with the most tragic results. The
methods employed have been most
original; some have been fiendish,
with the outcome utterly hopeless for
Davy Crockett, frontiersman, Indian
fighter and congressman, was once
challenged to mortal combat by a
famous duelist in Washington. Crock-
ett's bravery was unquestionable, but
the odds were against him with sword
or pistol, for the skill of the challenger
with either weapon was world re-
nowned. However, Crockett accepted,
and, being the challenged party, had
the right to name his choice of weap-
He had gone into the wilderness on
numerous occasions and with his
brawn and a sharp axe had cleared
hundreds of acres of timber land. His
prowess with the broadaxe was fa-
miliar to everybody, and when he
chose broadaxes as dueling weapons
his challenger hastily apologized to
him. Then what might have been a
famous duel was averted. Crockett
regarded his would-be antagonist as a
coward, and he proved it.
The hero of the broadaxe, a few
years later, fought to the death with
a little band of brave men in the
Alamo, of whom it was written: "Mar-
athon had her messenger of defeat;
the Alamo had none." The moral of
this incident is obvious.
A few years ago two Swedes went
out upon a railroad track in a cut in
the mountains of Pennsylvania and
fought until an express train killed
them. Both saw the approaching
train, and taunted each other to con-
tinue fighting where they were. They
battled to the death.
Daniel O'Connell's son was chal-
lenged by an English student to fight.
He went to his father, the great
emancipator, and asked what he
should do. The father advised him to
accept, to choose pistols, the condi-
tions of the fight to be that, facing
each other and toeing a mark, they
should place the muzzles of the pis-
tols in each other's mouth, and, upon
tlio w<vd from a referee, they should
fire simultaneously. When young
O'Connell's conditions were made
known the bullying Briton declined to
Two expert swimmers, whose repu-
tations are international, engaged in a
hot argument one night several years
ago at a beach near Boston, and a
novel duel was the result. They
agreed to swim at midnight, straight
out to sea, in the rays of the moon-
light, no boats to follow, until one or
the other became exhausted. They
swam several miles, and the Boston
swimmer towed his adversary back
to the beach and restored him to con-
Less than ten years ago two locomo-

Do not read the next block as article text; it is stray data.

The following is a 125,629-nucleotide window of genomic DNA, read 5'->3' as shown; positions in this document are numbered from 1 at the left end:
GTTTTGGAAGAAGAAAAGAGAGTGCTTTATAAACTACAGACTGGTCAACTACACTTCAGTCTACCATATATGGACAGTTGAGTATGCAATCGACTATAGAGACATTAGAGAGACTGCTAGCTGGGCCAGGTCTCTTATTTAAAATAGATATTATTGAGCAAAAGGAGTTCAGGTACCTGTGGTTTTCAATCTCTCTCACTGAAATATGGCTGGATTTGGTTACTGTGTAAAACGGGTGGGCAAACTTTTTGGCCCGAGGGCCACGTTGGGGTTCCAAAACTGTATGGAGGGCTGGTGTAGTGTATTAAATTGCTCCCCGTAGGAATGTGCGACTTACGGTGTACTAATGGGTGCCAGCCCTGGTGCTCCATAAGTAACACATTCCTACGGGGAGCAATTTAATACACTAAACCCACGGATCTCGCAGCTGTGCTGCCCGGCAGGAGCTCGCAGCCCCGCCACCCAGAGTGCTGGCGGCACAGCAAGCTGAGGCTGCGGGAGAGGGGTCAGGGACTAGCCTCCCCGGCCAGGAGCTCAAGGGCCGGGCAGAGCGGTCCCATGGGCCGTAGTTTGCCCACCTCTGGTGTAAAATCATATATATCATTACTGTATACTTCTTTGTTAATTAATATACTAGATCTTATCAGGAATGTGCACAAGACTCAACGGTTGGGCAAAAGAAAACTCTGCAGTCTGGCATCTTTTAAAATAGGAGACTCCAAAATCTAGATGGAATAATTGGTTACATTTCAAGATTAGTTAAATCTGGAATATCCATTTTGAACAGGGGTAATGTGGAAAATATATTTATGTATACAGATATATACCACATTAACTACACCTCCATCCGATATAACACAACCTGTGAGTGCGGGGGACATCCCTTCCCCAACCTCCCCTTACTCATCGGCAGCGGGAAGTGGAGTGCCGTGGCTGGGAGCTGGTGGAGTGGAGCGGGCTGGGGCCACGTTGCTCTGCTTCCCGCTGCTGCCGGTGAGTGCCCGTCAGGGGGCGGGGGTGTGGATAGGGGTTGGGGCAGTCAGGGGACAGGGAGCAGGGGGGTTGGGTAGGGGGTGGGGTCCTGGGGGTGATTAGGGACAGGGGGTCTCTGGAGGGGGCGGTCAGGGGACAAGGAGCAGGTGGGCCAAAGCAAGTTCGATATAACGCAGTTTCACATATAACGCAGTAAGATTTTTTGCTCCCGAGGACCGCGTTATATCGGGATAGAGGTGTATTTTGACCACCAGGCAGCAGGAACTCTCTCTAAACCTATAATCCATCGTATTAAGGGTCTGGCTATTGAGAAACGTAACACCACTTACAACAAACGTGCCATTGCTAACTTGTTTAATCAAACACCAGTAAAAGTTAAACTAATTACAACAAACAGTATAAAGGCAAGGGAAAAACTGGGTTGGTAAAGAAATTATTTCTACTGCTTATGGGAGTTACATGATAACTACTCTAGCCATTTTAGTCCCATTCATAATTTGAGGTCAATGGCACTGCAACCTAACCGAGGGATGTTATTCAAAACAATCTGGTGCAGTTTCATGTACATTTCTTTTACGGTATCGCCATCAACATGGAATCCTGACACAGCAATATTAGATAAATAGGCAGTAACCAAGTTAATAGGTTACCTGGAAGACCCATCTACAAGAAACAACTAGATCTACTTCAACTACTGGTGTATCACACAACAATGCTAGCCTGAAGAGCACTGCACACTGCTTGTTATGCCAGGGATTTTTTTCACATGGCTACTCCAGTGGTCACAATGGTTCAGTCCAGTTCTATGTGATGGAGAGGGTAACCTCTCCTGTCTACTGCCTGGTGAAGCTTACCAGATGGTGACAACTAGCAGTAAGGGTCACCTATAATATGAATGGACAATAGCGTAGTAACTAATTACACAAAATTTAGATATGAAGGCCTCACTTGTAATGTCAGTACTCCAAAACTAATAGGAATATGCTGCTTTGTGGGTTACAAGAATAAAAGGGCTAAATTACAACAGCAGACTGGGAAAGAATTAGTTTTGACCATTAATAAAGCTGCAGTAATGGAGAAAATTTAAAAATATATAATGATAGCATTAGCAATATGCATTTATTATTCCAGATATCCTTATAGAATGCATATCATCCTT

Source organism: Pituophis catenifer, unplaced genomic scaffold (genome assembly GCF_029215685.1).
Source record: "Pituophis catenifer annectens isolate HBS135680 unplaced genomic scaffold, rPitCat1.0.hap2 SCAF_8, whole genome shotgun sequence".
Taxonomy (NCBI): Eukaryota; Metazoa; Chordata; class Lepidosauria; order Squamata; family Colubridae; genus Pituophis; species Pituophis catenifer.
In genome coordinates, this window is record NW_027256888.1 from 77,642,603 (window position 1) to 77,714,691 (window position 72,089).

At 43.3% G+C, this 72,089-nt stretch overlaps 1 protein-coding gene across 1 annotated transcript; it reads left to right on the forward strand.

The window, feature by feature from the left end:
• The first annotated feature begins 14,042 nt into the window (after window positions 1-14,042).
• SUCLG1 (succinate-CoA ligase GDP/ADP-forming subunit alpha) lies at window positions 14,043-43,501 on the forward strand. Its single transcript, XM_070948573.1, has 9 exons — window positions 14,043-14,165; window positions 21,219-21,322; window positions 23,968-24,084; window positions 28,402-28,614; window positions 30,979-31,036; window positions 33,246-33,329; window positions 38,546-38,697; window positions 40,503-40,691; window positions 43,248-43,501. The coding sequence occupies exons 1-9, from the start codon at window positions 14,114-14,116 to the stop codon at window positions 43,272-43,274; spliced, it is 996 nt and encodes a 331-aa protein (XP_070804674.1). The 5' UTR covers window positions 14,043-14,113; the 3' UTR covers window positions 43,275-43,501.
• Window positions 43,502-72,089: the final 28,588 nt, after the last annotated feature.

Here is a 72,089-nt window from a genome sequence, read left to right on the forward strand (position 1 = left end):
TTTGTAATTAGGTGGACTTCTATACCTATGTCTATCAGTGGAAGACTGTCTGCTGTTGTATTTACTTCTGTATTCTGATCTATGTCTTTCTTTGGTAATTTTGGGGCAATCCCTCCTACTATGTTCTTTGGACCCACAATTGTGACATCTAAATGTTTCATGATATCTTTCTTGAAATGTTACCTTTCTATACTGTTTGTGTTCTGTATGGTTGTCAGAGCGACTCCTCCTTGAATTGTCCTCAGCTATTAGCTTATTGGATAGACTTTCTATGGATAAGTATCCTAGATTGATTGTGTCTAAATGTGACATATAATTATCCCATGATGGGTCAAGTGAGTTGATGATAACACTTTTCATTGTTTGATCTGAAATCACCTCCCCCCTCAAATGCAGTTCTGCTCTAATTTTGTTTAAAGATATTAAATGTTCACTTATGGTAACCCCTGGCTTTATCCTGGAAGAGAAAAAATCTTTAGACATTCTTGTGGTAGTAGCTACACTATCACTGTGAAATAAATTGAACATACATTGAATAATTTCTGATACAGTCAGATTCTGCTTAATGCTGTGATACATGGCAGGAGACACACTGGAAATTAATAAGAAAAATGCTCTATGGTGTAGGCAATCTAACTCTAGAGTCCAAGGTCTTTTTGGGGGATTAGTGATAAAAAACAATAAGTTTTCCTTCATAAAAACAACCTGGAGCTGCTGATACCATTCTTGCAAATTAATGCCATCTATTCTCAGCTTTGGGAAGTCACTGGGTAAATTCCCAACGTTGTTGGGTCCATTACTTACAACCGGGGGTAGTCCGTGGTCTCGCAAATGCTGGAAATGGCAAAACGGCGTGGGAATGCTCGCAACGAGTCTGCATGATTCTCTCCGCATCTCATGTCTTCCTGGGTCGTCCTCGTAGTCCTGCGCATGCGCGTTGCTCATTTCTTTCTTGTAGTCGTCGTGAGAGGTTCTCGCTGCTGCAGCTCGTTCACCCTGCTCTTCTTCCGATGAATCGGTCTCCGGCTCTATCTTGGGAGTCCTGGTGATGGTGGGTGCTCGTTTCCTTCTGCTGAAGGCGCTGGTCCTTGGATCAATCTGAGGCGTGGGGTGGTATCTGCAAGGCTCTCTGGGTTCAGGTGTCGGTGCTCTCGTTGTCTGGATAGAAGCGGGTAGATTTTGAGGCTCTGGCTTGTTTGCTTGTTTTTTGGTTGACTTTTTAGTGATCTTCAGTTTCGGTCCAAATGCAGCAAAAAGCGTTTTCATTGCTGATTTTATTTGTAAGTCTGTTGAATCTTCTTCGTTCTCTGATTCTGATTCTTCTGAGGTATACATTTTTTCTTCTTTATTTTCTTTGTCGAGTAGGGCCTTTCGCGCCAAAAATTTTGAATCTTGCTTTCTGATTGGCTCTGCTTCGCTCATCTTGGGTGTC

tive engineers in Texas, who had sev-
eral petty differences which they
wished to settle, decided upon a most
original duel. Taking two engines,
they went out upon a plain on the
same track, and when half a mile lay
between them they whistled for the
beginning of hostilities, opened the
throttles wide and hurled their loco-
motives at each other with tremen-
dous speed. In a few seconds there
was a frightful crash, the boilers ex-
ploded and the explosion was heard
for miles, attracting a large crowd to
the scene. It was found that the two
engines had collided and that the two
engineers had been killed. The ab-
sence of firemen in the locomotives
brought out the fact that a duel had
Capt. Castentenus, Barnum's origi-
nal tattooed man, who died a few
years ago, engaged in a peculiar duel
many years ago.
Castentenus was a Greek and in
early life belonged to a crew of pi-
rates which operated in the Aegean
sea. When pirating proved hazardous
on account of cruising war vessels
he had himself tattooed from head to
foot, came over to America and be-
came a very popular freak.
During his career as a buccaneer
he became enamored of a very pretty
girl, daughter of the mate of the
blackflag craft which he commanded,
but he had a rival. Under oaths which
bound them together they could not
fight, and so they appealed to the
girl's father to decide their respective
claims upon his daughter's hand. The
father knew Castentenus and his rival
as desperate men, and so he resolved
upon a desperate method to test their
love for his daughter. He outlined his
proposition to them and both accept-
One night he went into the small
forecastle and set a barrel of sulphur
ablaze, and then ordered both men to
go down into the stifling gases and to
remain there for ten minutes. They
did as he directed, and upon the ex-
piration of that time he signaled tho
lovers to come forth.
Castentenus, who was a man of re-
markable physical powers, groped and
staggered up the companionway to
the deck, bearing on his shoulders the
limp and unconscious form of his ri-
val. Castentenus was bleeding from
the eyes, ears and nose. When he got